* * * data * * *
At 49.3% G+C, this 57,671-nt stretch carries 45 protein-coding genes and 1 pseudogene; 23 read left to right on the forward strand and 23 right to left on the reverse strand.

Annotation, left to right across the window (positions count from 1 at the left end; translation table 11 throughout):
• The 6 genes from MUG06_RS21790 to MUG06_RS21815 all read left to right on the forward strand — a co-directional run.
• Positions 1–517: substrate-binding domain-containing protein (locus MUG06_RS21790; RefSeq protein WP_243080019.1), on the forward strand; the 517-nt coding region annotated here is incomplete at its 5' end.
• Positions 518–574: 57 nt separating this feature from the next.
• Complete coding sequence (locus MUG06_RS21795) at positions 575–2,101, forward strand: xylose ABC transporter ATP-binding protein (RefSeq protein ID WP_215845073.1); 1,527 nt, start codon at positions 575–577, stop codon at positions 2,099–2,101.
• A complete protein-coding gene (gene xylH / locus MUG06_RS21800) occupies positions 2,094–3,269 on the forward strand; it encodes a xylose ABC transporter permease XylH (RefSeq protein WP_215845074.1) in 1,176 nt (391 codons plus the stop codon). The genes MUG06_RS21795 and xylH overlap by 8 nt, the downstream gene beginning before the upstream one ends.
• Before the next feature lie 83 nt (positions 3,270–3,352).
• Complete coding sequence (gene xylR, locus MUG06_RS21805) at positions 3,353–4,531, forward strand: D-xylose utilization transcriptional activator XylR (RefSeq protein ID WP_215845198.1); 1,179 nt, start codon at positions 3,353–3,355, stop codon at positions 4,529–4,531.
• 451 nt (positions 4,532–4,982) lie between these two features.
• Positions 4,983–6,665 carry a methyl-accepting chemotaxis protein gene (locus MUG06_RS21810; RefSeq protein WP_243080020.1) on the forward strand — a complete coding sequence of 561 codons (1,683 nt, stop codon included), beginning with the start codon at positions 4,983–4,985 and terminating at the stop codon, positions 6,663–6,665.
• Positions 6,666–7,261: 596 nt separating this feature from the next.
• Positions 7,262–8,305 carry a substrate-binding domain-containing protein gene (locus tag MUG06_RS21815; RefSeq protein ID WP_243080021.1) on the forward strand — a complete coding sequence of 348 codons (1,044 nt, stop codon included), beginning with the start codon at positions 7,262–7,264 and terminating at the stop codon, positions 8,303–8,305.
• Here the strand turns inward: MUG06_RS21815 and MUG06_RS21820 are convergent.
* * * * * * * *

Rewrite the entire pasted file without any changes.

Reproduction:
At 49.3% G+C, this 57,671-nt stretch carries 45 protein-coding genes and 1 pseudogene; 23 read left to right on the forward strand and 23 right to left on the reverse strand.

Annotation, left to right across the window (positions count from 1 at the left end; translation table 11 throughout):
• The 6 genes from MUG06_RS21790 to MUG06_RS21815 all read left to right on the forward strand — a co-directional run.
• Positions 1–517: substrate-binding domain-containing protein (locus MUG06_RS21790; RefSeq protein WP_243080019.1), on the forward strand; the 517-nt coding region annotated here is incomplete at its 5' end.
• Positions 518–574: 57 nt separating this feature from the next.
• Complete coding sequence (locus MUG06_RS21795) at positions 575–2,101, forward strand: xylose ABC transporter ATP-binding protein (RefSeq protein ID WP_215845073.1); 1,527 nt, start codon at positions 575–577, stop codon at positions 2,099–2,101.
• A complete protein-coding gene (gene xylH / locus MUG06_RS21800) occupies positions 2,094–3,269 on the forward strand; it encodes a xylose ABC transporter permease XylH (RefSeq protein WP_215845074.1) in 1,176 nt (391 codons plus the stop codon). The genes MUG06_RS21795 and xylH overlap by 8 nt, the downstream gene beginning before the upstream one ends.
• Before the next feature lie 83 nt (positions 3,270–3,352).
• Complete coding sequence (gene xylR, locus MUG06_RS21805) at positions 3,353–4,531, forward strand: D-xylose utilization transcriptional activator XylR (RefSeq protein ID WP_215845198.1); 1,179 nt, start codon at positions 3,353–3,355, stop codon at positions 4,529–4,531.
• 451 nt (positions 4,532–4,982) lie between these two features.
• Positions 4,983–6,665 carry a methyl-accepting chemotaxis protein gene (locus MUG06_RS21810; RefSeq protein WP_243080020.1) on the forward strand — a complete coding sequence of 561 codons (1,683 nt, stop codon included), beginning with the start codon at positions 4,983–4,985 and terminating at the stop codon, positions 6,663–6,665.
• Positions 6,666–7,261: 596 nt separating this feature from the next.
• Positions 7,262–8,305 carry a substrate-binding domain-containing protein gene (locus tag MUG06_RS21815; RefSeq protein ID WP_243080021.1) on the forward strand — a complete coding sequence of 348 codons (1,044 nt, stop codon included), beginning with the start codon at positions 7,262–7,264 and terminating at the stop codon, positions 8,303–8,305.
• Here the strand turns inward: MUG06_RS21815 and MUG06_RS21820 are convergent.